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Idaho Plans EV Charging Stations As Part Of National Push

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Nearly two and a half years after Governor Brad Little established February 14, 2020 as Electric Vehicle Day, Idaho is planning to install electric vehicle (EV) charging stations every 50 miles along its interstates, thanks to the Idaho Electric Vehicle Infrastructure Plan. The installation is possible because of $28 million in funding via the National Electric Vehicle Investment program, a part of the bipartisan federal infrastructure investment act. The Idaho Transportation Department (ITD) is currently reviewing public feedback on the charging stations to formulate the most efficient implementation plan.

Photo Courtesy itdprojects

Two offices, the Idaho Department of Environmental Quality and the Idaho Office of Energy and Mineral Resources, have partnered with ITD to research and roll out the new network. Idaho’s goal is to make it easier for EVs to travel across this mostly-rural state. Each station will have at least four 150-kilowatt plugs and will bill customers based on time.

The plan will consider many issues raised by public feedback, including where to build the stations, safe lighting, food and drink options, 24-hour access, and disability access. Additionally, the stations must be set up on public or private property outside the interstate right of way. 

The Gem State, like others in the Intermountain West region of the U.S., also faces the challenge of long stretches of remote highways, where towns have hundreds of miles between them.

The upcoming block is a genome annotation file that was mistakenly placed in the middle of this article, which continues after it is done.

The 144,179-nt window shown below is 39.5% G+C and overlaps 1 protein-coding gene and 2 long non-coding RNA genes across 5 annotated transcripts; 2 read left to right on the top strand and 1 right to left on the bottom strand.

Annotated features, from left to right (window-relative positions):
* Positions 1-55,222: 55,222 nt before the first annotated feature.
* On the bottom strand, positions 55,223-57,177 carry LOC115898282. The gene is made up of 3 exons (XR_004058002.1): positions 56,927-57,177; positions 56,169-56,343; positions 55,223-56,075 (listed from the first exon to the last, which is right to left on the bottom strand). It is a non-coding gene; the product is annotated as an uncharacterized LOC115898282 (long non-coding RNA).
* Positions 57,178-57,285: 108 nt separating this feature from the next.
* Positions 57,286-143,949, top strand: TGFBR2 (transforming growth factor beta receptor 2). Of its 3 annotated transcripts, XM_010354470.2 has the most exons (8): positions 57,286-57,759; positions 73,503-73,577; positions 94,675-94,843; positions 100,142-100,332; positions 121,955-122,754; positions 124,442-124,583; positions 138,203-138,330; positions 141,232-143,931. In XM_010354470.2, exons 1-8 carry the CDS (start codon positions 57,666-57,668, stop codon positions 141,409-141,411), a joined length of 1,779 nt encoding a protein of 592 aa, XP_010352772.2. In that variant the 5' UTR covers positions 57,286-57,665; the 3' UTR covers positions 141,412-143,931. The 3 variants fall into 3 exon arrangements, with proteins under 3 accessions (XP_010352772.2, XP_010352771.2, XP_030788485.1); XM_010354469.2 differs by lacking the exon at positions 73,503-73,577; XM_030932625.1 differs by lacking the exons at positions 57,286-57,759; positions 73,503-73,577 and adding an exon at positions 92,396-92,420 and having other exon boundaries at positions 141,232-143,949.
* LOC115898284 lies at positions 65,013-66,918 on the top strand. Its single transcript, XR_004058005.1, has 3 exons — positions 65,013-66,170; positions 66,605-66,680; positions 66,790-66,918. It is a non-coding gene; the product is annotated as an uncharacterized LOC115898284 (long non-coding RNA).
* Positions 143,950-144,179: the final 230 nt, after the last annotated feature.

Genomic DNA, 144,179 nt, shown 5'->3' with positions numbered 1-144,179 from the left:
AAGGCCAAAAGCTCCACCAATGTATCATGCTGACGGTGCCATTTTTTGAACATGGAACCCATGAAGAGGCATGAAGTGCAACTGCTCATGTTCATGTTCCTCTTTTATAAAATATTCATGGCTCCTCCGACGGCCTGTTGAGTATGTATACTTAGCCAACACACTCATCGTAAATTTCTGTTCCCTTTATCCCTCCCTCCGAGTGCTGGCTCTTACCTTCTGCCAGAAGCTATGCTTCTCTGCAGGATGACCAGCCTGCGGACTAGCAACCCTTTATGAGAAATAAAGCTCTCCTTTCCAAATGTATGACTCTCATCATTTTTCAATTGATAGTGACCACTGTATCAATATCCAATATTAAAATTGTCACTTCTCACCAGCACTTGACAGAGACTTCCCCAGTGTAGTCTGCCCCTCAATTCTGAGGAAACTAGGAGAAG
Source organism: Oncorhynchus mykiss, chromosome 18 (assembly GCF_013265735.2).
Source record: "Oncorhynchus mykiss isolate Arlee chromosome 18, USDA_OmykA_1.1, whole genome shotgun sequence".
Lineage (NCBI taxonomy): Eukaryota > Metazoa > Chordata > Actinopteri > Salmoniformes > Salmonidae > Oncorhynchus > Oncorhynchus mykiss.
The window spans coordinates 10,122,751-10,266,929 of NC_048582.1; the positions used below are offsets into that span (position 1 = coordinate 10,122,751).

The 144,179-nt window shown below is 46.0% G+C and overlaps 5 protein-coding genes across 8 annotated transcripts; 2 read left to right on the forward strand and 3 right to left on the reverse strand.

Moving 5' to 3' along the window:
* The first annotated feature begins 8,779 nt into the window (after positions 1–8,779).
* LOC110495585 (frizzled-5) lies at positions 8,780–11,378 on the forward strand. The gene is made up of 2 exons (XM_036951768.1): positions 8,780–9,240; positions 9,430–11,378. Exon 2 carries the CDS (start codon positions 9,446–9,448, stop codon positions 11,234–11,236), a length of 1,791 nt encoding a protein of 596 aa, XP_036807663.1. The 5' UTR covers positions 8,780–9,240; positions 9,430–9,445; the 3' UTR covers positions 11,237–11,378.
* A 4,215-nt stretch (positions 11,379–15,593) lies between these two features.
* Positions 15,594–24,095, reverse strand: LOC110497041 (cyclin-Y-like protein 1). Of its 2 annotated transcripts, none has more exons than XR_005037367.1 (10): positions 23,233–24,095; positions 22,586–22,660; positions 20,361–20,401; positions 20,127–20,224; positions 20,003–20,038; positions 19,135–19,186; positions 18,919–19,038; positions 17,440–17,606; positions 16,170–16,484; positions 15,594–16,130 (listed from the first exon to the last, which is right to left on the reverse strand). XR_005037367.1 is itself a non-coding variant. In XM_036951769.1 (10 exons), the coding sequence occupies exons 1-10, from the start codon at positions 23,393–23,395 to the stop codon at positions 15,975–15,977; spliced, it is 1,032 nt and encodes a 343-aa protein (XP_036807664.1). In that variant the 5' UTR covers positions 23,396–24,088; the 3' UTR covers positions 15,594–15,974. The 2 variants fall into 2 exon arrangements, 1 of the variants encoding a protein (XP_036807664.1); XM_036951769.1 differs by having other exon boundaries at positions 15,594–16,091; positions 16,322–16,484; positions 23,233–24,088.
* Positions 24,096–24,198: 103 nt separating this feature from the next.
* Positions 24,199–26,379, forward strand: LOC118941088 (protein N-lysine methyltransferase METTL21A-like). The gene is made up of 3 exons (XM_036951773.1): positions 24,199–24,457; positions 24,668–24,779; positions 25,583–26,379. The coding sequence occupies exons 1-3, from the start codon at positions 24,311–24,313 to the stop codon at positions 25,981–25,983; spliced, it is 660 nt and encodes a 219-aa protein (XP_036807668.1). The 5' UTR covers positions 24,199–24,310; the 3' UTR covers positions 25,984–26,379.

Station locations will be based significantly on the public feedback findings and existing infrastructure and capability.

Photo Courtesy itdprojects

“Deployment across Idaho must overcome challenges of distance, available electrical service, and private partners willing to move into a developing market,” said Aubrie Spence, ITD senior public information officer. “This nationwide effort will take many years to begin to provide sufficient service for long-distance travelers.”

Photo Courtesy itdprojects

Plan approval is expected by Sept. 30, and then the state will receive $4.4 million for year one and $6.3 million each year for the next four years. People can expect to see charging stations along the interstate by late 2023, with the project fully complete by 2026. Idaho’s implementation of chargers is a part of a broader national effort to establish an interconnected, cross-country EV charging network, all a part of using greener, sustainable options to help the country meet its 2050 net-zero emissions goal. The federal government has set a goal of at least 500,000 chargers across the country by 2030 to ensure reliable, affordable, and equitable access for all interstate drivers.


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